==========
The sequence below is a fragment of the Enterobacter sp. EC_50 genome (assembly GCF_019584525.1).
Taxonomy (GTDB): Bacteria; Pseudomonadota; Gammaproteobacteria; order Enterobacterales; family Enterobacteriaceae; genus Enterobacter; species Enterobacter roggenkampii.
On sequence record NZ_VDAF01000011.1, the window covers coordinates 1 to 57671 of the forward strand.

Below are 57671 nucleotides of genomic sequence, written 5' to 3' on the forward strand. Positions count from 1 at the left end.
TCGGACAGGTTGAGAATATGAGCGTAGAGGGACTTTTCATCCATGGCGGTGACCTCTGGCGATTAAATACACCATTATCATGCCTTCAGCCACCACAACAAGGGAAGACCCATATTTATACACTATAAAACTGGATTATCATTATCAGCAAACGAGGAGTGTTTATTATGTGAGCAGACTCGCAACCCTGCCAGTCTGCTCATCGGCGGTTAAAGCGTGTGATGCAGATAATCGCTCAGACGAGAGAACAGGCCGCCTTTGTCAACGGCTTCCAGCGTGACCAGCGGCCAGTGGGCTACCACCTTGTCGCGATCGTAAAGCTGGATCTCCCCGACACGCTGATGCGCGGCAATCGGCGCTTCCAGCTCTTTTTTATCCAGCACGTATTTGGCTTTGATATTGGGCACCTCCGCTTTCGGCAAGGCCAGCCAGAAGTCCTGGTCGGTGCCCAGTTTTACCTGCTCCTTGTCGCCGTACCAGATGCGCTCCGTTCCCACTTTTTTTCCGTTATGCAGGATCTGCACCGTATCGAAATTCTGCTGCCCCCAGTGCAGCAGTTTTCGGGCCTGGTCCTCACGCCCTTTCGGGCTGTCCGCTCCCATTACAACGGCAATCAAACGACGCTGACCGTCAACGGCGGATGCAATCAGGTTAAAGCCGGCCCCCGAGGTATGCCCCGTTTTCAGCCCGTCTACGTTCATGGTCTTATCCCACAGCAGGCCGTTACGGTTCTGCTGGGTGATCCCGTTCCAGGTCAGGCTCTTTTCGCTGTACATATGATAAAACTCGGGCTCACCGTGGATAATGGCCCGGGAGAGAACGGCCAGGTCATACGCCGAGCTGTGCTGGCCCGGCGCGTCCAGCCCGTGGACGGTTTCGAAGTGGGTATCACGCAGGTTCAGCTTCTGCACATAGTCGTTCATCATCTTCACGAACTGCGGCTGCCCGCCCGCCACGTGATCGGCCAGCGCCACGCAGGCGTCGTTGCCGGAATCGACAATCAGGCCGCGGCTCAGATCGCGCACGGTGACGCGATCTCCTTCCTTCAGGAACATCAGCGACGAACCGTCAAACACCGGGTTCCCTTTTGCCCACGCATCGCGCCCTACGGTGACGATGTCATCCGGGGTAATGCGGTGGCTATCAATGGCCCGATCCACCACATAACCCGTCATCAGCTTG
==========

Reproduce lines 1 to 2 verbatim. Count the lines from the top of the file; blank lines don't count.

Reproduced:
The sequence below is a fragment of the Enterobacter sp. EC_50 genome (assembly GCF_019584525.1).
Taxonomy (GTDB): Bacteria; Pseudomonadota; Gammaproteobacteria; order Enterobacterales; family Enterobacteriaceae; genus Enterobacter; species Enterobacter roggenkampii.